A number of interesting controversies have revolved around the differences in milk from various species (especially as to the relative appropriateness for use as milk for humans, notably babies). There are some notable differences in composition of milks according to the USDA’s Handbook of the Nutritional Contents of Foods, by Watt and Merrill, United States Department of Agriculture, Dover Publications, Inc, New York (1973). (See Table I, pp 38 & 39.) Data for sheep, water buffalo and reindeer came from Food Values, Pennington and Church, Perennial Library, (1985)
I have picked out nutrients from their table which have the greatest variation and compiled them in the table below. (100 mL is a little less than 1/3rd cup):
Additional Milk Nutrients from Food Values, Pennington and Church, Perennial Library, 1985
One could write a whole paper on these differences. I think the most interesting are:
Human milk has about 1/3rd as much protein as either cow or goat.
Human milk has twice the carbohydrate as either cow or goat
Human milk has 1/4th the phosphorous as either cow or goat
Human has five times the of vitamin C. This is not surprising, since of these three species, only human are unable to synthesize their own vitamin C, and thus must get it through the diet.
It may be notable that the fat content is about the same for all three species. Also, there are relatively few differences between cow’s and goat’s milk in this table, and yet our experience is that goat’s milk is more easily digested than cow’s. Persons with peptic ulcers have said that it helped considerably to consume goat’s milk.
We do not know, but we know that goat milk has smaller fat globules than cow milk. Besides making the fat content more easily digested, this explains why cream separates much faster from cow than from goat milk.
Also, over many years, we have had parents of young infants come to us for goat’s milk because their infants could not digest either cow’s milk formula, or soy milk formula, and the mother had dried up (or been dried up by the pediatrician!). These parents have been emphatic that their infants thrived on goat’s milk as opposed to cow’s or soy “milk.” The differences in digestibility of goat’s versus cow’s is apparently in some category not listed in this table.
We know that goat’s milk is naturally homogenized, since the cream does not separate nearly as readily as cow’s milk. We have interpreted this as the reason for goat’s milk digestibility. However, we have received email correspondence indicating that human milk does separate overnight, so there is probably more to the story.
The following stations should be set up in a logical arrangement in the lab to expedite the class testing of bacterial counts in meat and milk.
Before the exercise, each student should collect the following dilution tubes and empty plates and label as indicated:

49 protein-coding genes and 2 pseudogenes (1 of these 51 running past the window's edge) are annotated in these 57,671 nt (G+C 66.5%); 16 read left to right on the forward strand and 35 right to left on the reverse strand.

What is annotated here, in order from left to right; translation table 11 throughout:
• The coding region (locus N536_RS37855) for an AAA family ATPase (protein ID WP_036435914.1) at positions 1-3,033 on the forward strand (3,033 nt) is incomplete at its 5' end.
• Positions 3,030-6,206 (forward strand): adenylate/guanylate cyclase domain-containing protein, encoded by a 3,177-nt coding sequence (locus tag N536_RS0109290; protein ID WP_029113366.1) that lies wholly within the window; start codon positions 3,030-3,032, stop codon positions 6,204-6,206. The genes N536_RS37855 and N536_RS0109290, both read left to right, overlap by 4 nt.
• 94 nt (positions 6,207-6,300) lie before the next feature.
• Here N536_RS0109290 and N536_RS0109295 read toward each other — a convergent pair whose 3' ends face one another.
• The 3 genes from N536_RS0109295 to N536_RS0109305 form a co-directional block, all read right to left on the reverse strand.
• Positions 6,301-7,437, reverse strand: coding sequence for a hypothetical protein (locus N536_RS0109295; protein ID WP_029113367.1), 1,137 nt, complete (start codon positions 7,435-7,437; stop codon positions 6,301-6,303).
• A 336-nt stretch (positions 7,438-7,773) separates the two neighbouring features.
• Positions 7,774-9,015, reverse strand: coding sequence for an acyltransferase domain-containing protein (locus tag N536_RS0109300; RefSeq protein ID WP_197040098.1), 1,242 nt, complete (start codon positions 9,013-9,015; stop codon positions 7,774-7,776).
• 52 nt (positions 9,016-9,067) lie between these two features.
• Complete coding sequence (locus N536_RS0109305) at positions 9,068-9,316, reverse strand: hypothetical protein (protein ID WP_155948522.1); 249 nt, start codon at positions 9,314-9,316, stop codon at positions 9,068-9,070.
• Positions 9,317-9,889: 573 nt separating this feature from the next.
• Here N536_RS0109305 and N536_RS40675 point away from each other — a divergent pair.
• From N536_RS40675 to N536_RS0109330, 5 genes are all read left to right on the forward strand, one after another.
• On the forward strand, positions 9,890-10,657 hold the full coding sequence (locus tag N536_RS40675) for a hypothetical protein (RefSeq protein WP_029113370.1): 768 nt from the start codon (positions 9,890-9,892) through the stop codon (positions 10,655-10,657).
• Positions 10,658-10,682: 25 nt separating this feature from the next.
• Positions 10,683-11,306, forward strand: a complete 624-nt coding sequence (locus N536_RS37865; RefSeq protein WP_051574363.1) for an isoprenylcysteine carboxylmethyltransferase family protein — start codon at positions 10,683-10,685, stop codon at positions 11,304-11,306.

FIRST: CONSTRUCT A TABLE in your lab book listing:
the five plates you will pour, the specimen,s the dilutions, the aliqouts, the CFUs/plate, and the final CFUs/g or mL.
SECOND: COLLECT AND LABEL TUBES AND PLATES:
five 16 x 150 mm tubes in rack (see ‘tube marking’ column in table)
five empty sterile plates (see last three columns in table)
THIRD: ALIQUOT OUT STERILE dH2O IN THE DILUENT IN TUBES:
plate #, specimen
CFU/g or mL
dilution: milk 102
dilution: meat 101
dilution: meat 102
dilution: meat 103
STATIONS FOR MEAT AND MILK ASSAY
I. A single blank station: Aliquot out Dilution Blanks:
Repipet with sterile dH2O, set on 9.9 mL (one for dilution of milk)
Repipet with sterile dH2O, set on 9.0 mL (three for dilution of meat suspension)
II. Two weighing stations: Meat Weighing (in pairs, side by side): One for each ground meat:
two 16 x 150 mm test tube ½ full of 95% EtOH
two sets of four microspatulas in the EtOH tubes
hot soapy water in nearest sink to wash off meat and fat from spatulas
III. One suspension Station: Meat Suspension Station on a bench near the weighing stations
Repipet with sterile dH2O, set on 3 mL
Repipet with sterile dH2O, set on 7 mL
IV. Four sample dilution, aliquoting Stations: Dilution of Samples, Aliquoting to Plates. (in pairs, side by side):
2 mL pipets
1 mL pipets
V. Two agar pouring Stations: Pouring agar into the prepared plates:
deep hot block, 45 C, with liquid 45 C Plate Count Agar (covered with a folded towel to prevent solidification)
tub of warm water to receive emptied test tubes
The most important consideration in good flavored milk and milk products is the proper handling of the milk from the time it is milked out to the time that it is consumed or made into cheese. It makes me wonder about commercially available goat’s milk, which in my experience has a strong “goaty” flavor. The goat’s milk I produce only has had such flavor problems if the steps given below were not followed. Many people who say they hate the taste of goat’s milk are usually referring to ‘store-bought’ goat’s milk, and find mine mild, sweet and rich. Likewise, many commercial goat cheeses taste like they were cured in the billy pen… NOT to my liking.